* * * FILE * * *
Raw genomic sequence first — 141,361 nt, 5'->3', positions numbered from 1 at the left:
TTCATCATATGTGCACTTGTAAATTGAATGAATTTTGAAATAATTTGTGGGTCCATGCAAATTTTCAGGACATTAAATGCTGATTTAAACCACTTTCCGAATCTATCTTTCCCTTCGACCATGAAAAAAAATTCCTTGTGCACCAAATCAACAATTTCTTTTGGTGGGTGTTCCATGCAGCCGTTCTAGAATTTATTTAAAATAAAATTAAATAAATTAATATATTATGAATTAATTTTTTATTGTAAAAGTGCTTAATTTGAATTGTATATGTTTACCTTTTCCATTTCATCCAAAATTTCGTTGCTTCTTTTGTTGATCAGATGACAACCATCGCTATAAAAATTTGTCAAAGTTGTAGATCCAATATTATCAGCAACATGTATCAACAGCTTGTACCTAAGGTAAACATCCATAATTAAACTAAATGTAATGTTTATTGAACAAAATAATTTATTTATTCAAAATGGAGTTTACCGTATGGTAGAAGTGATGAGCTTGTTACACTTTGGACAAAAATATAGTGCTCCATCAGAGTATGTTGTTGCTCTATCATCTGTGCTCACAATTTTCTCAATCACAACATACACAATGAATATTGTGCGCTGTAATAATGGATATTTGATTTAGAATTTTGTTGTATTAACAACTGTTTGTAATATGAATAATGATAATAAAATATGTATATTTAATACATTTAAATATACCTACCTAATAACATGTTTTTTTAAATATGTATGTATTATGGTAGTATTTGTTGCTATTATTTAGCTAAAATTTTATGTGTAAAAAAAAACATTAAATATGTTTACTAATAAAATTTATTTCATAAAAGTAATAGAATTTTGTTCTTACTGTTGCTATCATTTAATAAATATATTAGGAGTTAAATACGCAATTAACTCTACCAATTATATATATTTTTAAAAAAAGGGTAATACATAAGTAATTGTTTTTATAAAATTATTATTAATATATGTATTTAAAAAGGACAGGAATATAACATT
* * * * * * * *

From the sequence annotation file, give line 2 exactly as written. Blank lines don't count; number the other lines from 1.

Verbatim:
TTCATCATATGTGCACTTGTAAATTGAATGAATTTTGAAATAATTTGTGGGTCCATGCAAATTTTCAGGACATTAAATGCTGATTTAAACCACTTTCCGAATCTATCTTTCCCTTCGACCATGAAAAAAAATTCCTTGTGCACCAAATCAACAATTTCTTTTGGTGGGTGTTCCATGCAGCCGTTCTAGAATTTATTTAAAATAAAATTAAATAAATTAATATATTATGAATTAATTTTTTATTGTAAAAGTGCTTAATTTGAATTGTATATGTTTACCTTTTCCATTTCATCCAAAATTTCGTTGCTTCTTTTGTTGATCAGATGACAACCATCGCTATAAAAATTTGTCAAAGTTGTAGATCCAATATTATCAGCAACATGTATCAACAGCTTGTACCTAAGGTAAACATCCATAATTAAACTAAATGTAATGTTTATTGAACAAAATAATTTATTTATTCAAAATGGAGTTTACCGTATGGTAGAAGTGATGAGCTTGTTACACTTTGGACAAAAATATAGTGCTCCATCAGAGTATGTTGTTGCTCTATCATCTGTGCTCACAATTTTCTCAATCACAACATACACAATGAATATTGTGCGCTGTAATAATGGATATTTGATTTAGAATTTTGTTGTATTAACAACTGTTTGTAATATGAATAATGATAATAAAATATGTATATTTAATACATTTAAATATACCTACCTAATAACATGTTTTTTTAAATATGTATGTATTATGGTAGTATTTGTTGCTATTATTTAGCTAAAATTTTATGTGTAAAAAAAAACATTAAATATGTTTACTAATAAAATTTATTTCATAAAAGTAATAGAATTTTGTTCTTACTGTTGCTATCATTTAATAAATATATTAGGAGTTAAATACGCAATTAACTCTACCAATTATATATATTTTTAAAAAAAGGGTAATACATAAGTAATTGTTTTTATAAAATTATTATTAATATATGTATTTAAAAAGGACAGGAATATAACATT